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What is the "Banking Function"...and Why Does it Matter?

Updated: Jul 6, 2023

If you read any of the top books on financial advice, and you might learn some things about retirement planning or real estate, but chances are none of them will talk about your strategy for banking. In fact, you may have never even realized you needed a banking strategy. The idea of controlling the "banking function” is central to Nelson Nash’s Infinite Banking Concept. What exactly does that mean, and why does it matter to the everyday American?


Before we dive into that thought, let's make sure we're on the same page with our definitions. Banking is simply the movement of money. It's something you'll be participating in for the rest of your life. You cannot opt out. Even if your "bank" is a tin can buried in the back yard or cash stuffed under your mattress, every time you use that money as a form of exchange, you are participating in banking.


What exactly is “the banking function”?

Most of us are familiar with banking with a commercial bank of some sort. If you think about what banks do, it can be boiled down to three different services: facilitate payment transactions, store money, and provide financing.


Now the fact that I can use a bank to pay my bills is extremely convenient. I love the ability to put recurring expenses on auto-pay and use my debit card to shop at the grocery store. I'm not advocating changing any of that. Banks are really good at facilitating payments, so let's leave that one just as it is. However, this isn't where they make their money.


The second service banks provide is that they offer a place to store your money. Depositors leave their "safe" money in the bank and earn a bit of interest. And let's be real...even though they're not paying us much to leave it there, it probably is a better option than a tin can in the back yard. But nobody expects to get rich off of the interest rate in a savings account.


After you deposit your money in the bank, what happens to it? Does it just sit in the vault under lock and key? Not at all! The banks use your money that you've deposited to carry out the third function of a bank-providing financing. The fact that banks have depositors allows them to loan that money out to others (at a MUCH higher interest rate, mind you) to finance THEIR cars, mortgages, credit cards...you name it. The spread between what they're paying you and what they're charging others makes this a very profitable business model.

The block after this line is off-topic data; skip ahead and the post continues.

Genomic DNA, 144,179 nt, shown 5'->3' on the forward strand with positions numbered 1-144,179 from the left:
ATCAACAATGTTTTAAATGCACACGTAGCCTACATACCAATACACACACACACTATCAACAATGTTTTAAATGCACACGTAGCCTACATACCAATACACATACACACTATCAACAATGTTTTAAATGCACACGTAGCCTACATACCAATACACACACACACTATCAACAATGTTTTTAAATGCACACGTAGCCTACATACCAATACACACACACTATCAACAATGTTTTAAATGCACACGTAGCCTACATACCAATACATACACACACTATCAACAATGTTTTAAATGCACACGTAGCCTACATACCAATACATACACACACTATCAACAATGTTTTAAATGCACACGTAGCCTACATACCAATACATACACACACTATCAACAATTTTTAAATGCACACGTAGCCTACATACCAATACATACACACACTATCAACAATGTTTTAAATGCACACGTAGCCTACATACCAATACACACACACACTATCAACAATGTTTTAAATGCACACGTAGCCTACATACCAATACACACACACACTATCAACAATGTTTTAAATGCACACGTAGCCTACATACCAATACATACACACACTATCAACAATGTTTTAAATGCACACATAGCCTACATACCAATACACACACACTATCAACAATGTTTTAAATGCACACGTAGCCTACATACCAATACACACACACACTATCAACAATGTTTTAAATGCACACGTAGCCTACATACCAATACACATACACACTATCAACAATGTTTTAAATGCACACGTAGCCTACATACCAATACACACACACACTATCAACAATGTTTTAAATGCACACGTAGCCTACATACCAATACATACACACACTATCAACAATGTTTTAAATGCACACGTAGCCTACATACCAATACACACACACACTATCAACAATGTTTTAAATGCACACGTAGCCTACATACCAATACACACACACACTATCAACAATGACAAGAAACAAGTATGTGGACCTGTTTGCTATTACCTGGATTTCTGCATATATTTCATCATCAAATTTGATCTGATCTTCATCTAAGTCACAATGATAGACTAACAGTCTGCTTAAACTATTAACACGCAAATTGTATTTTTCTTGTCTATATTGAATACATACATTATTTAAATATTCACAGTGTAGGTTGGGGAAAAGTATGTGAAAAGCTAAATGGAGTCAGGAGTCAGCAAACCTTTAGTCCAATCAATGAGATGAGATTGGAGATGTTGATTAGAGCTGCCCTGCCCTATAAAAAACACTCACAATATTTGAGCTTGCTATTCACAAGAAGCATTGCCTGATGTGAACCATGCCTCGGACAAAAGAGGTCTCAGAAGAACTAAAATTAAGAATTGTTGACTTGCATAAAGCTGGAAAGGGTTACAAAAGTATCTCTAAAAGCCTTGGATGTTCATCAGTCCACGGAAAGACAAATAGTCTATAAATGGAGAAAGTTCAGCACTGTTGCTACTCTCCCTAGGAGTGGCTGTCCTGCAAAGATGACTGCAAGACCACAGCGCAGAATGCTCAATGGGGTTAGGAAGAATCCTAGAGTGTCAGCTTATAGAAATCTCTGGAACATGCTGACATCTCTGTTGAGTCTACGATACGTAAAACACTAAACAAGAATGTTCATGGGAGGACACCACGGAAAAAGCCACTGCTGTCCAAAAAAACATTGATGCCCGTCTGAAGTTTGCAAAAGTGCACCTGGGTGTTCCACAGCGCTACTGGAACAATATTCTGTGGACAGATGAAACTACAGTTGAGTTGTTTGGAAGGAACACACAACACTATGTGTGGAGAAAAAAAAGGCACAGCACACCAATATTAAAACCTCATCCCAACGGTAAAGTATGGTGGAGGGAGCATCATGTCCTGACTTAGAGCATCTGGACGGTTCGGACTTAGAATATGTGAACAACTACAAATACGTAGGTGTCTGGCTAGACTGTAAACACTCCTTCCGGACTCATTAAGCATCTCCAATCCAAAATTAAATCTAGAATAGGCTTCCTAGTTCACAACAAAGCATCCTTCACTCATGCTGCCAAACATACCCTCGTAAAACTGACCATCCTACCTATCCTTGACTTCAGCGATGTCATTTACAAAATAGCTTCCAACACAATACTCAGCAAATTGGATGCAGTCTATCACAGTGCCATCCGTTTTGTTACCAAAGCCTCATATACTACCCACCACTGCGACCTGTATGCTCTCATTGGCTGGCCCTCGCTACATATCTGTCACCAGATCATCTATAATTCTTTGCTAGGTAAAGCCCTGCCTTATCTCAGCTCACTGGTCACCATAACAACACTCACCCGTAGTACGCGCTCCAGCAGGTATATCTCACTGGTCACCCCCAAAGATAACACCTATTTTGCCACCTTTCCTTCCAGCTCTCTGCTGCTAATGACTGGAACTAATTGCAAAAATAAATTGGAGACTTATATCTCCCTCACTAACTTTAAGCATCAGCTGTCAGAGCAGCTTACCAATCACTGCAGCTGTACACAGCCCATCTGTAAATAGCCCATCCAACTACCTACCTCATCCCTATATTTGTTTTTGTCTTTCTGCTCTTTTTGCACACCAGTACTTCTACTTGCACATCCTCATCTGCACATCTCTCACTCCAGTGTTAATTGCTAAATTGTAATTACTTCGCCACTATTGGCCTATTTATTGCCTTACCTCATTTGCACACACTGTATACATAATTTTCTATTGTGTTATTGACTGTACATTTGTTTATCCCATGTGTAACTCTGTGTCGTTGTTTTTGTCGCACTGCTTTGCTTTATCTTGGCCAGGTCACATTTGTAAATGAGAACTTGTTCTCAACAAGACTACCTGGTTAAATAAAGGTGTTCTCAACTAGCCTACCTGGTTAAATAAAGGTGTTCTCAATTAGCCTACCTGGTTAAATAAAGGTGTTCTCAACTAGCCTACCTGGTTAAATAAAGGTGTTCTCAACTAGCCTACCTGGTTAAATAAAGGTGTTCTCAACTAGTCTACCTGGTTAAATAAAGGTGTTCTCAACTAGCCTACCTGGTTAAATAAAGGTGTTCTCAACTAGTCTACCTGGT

Now let me interject one thing here. I'm not mad at bankers. I have friends and family members who are bankers. They are great folks. I'm happy for their business to make money. However, if the bank is making money off of MY money, when I could be making money off of my money, I might consider making a change.


Taking control of the banking function, which Nelson Nash promotes in his book Becoming Your Own Banker, revolves around the latter two services that banks provide. By storing my money in my own metaphorical "bank" and financing the needs and opportunities of my life from that place, I've created a system that benefits me and my family instead of the bank. I'm not just the bank customer anymore...I'm the banker and the bank owner.


Why does it matter to me?

Just like in any business, ownership has its privileges. The bank owner gets to call the shots, set the terms, and have the control. The bank owner also shares in the profits. The same is true when you become your own banker. You become a part owner in a system where you make the decisions. Someone else is not holding your fate in their hands. Beyond that, as an owner, you also participate in the profits that your system helps to generate.


How exactly that is done is covered in other posts, but suffice it to say that taking control of the banking function in your life has the ability to move the needle in your financial future more than just about any other action you could take. Freedom. Control. Ownership. Peace of mind. If these things resonate with you, let's have a conversation about becoming your own banker.




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